Pension Reform News: California divestment bill fails, Milwaukee tax increase, and more
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Pension Reform Newsletter

Pension Reform News: California divestment bill fails, Milwaukee tax increase, and more

Plus: Study finds many state workers lose out on retirement contributions made by employers.

In This Issue

  • Articles, Research & Spotlights
    • California avoids lawmakers’ attempt to politicize pensions
    • Milwaukee tax hikes signal the need for pension reform
  • News in Brief
  • Quotable Quotes on Pension Reform
  • Contact the Pension Reform Help Desk

Articles, Research & Spotlights

California Fossil Fuel Pension Divestment Bill Stopped, for Now

The California legislature’s attempt to mandate the state’s pension systems divestment from the fossil fuel industry has failed, for now. Administrators of the California Public Employees’ Retirement System, the country’s largest pension fund, strongly opposed the proposal, warning that it would have forced them to shirk their fiduciary duty, which requires they focus only on maximizing returns for members at acceptable levels of risk. However, Marcie Frost, chief executive officer of CalPERS, says she expects that the efforts to politicize the retirement funds of state employees “will likely come back” in the next legislative session. Reason Foundation’s Swaroop Bhagavatula reviews how forcing public pension systems to engage in social causes or make politically-driven investments of any kind can cost taxpayers billions of dollars and severely hobble pension plans already struggling to achieve full funding.

Milwaukee’s Pension Funding Challenges Lead to New Taxes

Facing growing public pension debt and rising annual costs, a Wisconsin state bill will require residents of the city and county of Milwaukee to pay increased sales taxes. The sales tax hike is expected to generate more than $90 million annually for the city and county, which is supposed to help pay for required pension obligations that have nearly doubled in just a few years. As Reason’s Steve Vu explains, however, these revenues will not solve Milwaukee’s ongoing challenges in fully paying for its public pension promises. To avoid future budget shortfalls and pension debt, local policymakers need to implement meaningful reforms that address the sources of runaway costs associated with public retirement benefits. Fortunately, the city of Milwaukee can use the Wisconsin Retirement System, (WRS), as a blueprint for better managing the risks that come with growing pension costs and providing retirement benefits to public workers.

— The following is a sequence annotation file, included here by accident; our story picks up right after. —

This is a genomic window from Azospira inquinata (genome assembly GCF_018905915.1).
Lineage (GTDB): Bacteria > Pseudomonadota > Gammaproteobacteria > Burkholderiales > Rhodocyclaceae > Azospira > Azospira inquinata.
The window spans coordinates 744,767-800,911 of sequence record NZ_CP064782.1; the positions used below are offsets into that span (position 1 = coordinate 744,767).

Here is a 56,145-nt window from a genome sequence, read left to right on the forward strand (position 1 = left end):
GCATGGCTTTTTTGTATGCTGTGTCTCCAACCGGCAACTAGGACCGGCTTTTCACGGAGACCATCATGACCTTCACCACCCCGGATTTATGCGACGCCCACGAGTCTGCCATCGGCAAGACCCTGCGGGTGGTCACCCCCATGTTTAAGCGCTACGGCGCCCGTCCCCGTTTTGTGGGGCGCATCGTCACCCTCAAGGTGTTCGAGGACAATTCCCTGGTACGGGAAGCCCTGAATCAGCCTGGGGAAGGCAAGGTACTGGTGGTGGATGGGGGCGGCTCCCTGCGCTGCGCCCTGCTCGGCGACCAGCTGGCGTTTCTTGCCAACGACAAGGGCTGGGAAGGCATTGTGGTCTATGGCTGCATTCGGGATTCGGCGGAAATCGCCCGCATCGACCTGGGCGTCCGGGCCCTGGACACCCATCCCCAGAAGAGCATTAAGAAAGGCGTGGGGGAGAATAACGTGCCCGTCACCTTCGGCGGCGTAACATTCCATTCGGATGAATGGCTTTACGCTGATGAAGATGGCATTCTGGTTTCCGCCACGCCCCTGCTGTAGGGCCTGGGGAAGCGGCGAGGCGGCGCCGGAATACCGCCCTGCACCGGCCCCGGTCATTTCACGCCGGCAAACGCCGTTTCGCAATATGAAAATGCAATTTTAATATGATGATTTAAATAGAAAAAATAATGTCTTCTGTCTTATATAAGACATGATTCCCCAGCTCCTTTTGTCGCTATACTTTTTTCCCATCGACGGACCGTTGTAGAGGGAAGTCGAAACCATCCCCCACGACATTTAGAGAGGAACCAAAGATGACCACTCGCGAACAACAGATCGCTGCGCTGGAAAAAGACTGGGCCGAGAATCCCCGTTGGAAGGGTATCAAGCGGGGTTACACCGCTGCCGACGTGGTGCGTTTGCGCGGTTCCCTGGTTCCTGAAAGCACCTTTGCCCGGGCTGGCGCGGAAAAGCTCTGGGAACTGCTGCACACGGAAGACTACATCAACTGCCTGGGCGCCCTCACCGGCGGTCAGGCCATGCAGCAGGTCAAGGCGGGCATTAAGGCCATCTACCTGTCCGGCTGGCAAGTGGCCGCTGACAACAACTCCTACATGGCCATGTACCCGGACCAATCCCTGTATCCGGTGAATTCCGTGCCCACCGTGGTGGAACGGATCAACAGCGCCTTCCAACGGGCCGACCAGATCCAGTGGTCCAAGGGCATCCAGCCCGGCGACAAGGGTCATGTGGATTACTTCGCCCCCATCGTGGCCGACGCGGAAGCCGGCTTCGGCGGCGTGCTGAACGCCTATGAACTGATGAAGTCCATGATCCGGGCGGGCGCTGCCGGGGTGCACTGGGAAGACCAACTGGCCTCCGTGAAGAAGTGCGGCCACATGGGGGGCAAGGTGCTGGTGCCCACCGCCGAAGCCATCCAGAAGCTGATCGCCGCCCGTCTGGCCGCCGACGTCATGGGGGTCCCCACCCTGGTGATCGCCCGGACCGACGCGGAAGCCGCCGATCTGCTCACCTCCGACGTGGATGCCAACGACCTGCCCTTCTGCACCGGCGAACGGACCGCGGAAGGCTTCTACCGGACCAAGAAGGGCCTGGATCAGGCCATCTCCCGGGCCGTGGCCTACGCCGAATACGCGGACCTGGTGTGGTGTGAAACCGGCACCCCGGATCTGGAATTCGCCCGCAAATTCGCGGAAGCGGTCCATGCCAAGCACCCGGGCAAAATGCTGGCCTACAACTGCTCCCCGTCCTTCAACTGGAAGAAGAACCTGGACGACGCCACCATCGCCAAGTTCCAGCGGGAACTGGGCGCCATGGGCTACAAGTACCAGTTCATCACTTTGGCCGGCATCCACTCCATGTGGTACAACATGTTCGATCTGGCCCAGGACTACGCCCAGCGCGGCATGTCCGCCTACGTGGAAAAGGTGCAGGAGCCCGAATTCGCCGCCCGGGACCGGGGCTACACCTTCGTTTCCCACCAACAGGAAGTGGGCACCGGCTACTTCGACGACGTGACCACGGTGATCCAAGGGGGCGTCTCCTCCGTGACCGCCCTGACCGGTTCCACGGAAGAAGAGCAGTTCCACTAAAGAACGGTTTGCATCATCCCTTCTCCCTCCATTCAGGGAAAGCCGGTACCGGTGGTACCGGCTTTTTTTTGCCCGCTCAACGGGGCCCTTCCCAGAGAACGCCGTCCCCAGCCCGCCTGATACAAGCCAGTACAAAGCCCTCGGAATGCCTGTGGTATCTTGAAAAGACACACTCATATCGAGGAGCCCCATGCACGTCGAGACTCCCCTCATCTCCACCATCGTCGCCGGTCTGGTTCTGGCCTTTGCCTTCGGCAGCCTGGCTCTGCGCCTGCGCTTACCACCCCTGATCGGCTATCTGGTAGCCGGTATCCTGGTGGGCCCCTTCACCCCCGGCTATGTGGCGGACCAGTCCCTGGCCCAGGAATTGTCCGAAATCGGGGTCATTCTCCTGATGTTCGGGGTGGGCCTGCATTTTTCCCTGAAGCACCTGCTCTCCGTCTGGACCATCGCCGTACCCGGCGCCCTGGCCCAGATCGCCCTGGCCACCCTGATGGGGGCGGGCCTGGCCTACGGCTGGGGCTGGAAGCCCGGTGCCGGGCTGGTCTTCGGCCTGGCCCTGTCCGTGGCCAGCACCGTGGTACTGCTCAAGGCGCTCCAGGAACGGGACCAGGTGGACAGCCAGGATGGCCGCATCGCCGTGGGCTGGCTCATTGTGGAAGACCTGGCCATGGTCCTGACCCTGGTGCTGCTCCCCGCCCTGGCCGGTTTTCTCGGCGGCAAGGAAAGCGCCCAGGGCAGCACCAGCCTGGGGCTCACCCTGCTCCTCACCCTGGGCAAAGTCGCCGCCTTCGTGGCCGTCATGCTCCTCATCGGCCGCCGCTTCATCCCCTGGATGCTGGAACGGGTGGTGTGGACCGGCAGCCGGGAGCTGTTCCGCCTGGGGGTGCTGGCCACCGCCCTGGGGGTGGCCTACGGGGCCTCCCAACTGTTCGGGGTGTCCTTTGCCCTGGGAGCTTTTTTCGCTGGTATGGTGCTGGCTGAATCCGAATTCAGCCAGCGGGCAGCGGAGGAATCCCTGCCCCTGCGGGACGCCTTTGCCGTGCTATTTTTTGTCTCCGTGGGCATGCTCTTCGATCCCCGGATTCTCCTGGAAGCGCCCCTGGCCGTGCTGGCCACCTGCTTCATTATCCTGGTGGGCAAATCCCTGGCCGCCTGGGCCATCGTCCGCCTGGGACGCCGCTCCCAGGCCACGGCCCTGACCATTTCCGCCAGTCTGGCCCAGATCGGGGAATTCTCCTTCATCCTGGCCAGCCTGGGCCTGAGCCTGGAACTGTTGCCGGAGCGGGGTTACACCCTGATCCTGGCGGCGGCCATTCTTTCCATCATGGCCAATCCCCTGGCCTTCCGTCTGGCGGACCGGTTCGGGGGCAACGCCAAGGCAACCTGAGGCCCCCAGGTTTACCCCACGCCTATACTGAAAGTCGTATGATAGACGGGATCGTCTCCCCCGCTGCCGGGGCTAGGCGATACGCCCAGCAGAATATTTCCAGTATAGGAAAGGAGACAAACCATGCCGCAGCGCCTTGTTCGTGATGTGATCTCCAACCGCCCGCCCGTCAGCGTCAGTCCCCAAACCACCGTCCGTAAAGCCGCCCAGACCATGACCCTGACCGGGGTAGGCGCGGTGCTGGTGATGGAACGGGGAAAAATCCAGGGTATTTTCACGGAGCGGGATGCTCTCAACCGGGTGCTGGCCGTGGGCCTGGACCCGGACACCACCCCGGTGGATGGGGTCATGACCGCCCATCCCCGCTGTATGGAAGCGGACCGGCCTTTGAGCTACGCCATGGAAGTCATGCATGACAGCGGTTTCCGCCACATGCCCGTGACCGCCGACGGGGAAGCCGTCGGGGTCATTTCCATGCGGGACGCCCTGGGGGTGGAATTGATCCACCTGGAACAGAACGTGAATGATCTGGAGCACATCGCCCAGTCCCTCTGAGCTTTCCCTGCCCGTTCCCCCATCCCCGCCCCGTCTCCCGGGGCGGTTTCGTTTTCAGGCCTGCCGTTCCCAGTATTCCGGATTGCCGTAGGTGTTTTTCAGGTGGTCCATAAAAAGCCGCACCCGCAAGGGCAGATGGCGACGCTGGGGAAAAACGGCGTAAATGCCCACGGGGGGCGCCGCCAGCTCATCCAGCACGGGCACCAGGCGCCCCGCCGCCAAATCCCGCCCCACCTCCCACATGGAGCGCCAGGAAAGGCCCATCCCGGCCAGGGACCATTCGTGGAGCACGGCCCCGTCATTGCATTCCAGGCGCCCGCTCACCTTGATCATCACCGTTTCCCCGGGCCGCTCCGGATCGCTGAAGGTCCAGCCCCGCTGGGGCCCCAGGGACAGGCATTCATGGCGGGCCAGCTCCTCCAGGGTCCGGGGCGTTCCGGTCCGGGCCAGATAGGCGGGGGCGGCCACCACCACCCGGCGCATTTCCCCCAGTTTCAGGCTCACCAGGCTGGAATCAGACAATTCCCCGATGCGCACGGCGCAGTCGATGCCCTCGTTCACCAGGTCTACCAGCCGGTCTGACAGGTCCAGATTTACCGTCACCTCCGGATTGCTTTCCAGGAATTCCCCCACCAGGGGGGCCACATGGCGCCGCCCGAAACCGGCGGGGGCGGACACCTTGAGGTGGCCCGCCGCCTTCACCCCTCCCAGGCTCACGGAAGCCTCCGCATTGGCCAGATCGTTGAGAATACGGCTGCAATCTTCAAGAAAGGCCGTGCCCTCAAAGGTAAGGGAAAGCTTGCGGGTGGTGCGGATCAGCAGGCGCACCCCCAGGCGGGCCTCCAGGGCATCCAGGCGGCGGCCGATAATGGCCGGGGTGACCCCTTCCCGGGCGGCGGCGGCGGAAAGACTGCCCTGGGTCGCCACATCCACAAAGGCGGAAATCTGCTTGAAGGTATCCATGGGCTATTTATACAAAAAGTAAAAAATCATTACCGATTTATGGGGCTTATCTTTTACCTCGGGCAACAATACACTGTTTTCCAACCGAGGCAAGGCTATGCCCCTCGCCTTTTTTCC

News in Brief

Analysis Reveals How Many Pensions Fall Short of Providing Adequate Retirement

To promote the retention of workers, public retirement systems often heap on benefits for those who stick around for an entire career, sometimes to the detriment of those who do not. Public workers who leave their jobs after just a few years of employment often lose out on some or all employer contributions made to their retirement accounts. Public pensions also often feature slow benefit accruals for early- to mid-tenured members. As a newly updated Pew Charitable Trusts study shows, the result is inadequate retirement savings for many mid-career workers in state-run pension plans. The Pew analysis finds that all but seven state-run retirement systems—Montana, Georgia, Wisconsin, Nebraska, Arizona, Tennessee, and South Dakota—provide an inadequate level of savings for public workers who depart their jobs before reaching eligibility for retirement. Notably, Georgia and Florida have made significant strides in improving employer rates for their defined contribution (DC) plans. But many defined benefit (DB) and defined contribution plans are leaving low- to medium-tenured employees behind, with savings results falling below the industry standards of 12% of pay. This analysis demonstrates how pensions and defined contribution plans can fall short of properly serving today’s increasingly mobile workforce. Pew’s complete analysis is available here.

Quotable Quotes on Pension Reform 

“Given current employer contributions rates, which are established by state legislation, the [Ohio] plans are on a slow but steady path towards full funding…However, if the aggressive funding assumptions are not met, such as high discount rates that indicate exposure to market volatility risk, it can be difficult to make consistent progress since statutory contributions can be slow to change and plan funding levels may deteriorate over time.” 

— S&P Global research team in “Ohio Pension Programs Get Stable Report,” The Center Square, Aug. 10, 2023.

“We need a lot of money to fix city facilities and all of the stuff you’re looking at for the bond. One hundred percent true. But we also at the same time need to shore up both of our pension systems.” 

— Dallas Firefighters Association President Jim McDade in “Expensive Dallas Pension Problem Returns,” NBCDFW, Aug. 10, 2023.

Stay in Touch with Our Pension Experts

Reason Foundation’s Pension Integrity Project has helped policymakers in states like Arizona, Colorado, Michigan, and Montana implement substantive pension reforms. Our monthly newsletter highlights the latest actuarial analysis and policy insights from our team.

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